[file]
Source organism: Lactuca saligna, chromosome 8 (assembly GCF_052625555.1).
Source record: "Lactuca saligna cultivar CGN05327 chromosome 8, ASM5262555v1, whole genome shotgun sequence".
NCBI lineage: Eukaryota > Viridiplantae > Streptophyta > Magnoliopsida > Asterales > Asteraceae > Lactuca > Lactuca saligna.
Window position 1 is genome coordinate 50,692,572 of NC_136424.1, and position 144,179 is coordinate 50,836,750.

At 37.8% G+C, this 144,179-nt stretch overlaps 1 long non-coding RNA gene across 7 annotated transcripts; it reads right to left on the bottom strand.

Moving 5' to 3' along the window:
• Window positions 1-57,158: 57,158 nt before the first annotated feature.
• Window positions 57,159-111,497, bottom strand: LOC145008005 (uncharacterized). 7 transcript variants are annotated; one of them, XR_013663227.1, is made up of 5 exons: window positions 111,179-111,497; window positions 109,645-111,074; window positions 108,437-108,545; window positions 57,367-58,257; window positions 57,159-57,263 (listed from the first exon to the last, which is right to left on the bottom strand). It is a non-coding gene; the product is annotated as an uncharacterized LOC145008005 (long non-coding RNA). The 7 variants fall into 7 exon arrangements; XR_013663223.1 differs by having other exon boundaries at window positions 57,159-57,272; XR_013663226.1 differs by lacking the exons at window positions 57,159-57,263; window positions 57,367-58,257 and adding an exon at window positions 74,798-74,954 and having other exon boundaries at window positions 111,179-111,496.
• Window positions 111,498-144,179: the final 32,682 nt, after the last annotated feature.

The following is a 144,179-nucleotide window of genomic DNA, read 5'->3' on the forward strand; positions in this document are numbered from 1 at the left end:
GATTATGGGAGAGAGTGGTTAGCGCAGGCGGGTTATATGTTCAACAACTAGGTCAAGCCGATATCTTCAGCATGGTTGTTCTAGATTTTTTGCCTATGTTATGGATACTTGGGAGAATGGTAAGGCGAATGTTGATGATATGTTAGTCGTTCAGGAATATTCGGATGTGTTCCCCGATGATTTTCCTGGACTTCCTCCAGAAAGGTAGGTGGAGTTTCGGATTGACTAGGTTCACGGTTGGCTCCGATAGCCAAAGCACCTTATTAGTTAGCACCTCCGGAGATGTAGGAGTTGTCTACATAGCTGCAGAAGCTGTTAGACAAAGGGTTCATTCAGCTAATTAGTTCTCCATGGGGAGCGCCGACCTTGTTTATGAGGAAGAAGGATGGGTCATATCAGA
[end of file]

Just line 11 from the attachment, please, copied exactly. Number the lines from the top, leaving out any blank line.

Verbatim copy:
GATTATGGGAGAGAGTGGTTAGCGCAGGCGGGTTATATGTTCAACAACTAGGTCAAGCCGATATCTTCAGCATGGTTGTTCTAGATTTTTTGCCTATGTTATGGATACTTGGGAGAATGGTAAGGCGAATGTTGATGATATGTTAGTCGTTCAGGAATATTCGGATGTGTTCCCCGATGATTTTCCTGGACTTCCTCCAGAAAGGTAGGTGGAGTTTCGGATTGACTAGGTTCACGGTTGGCTCCGATAGCCAAAGCACCTTATTAGTTAGCACCTCCGGAGATGTAGGAGTTGTCTACATAGCTGCAGAAGCTGTTAGACAAAGGGTTCATTCAGCTAATTAGTTCTCCATGGGGAGCGCCGACCTTGTTTATGAGGAAGAAGGATGGGTCATATCAGA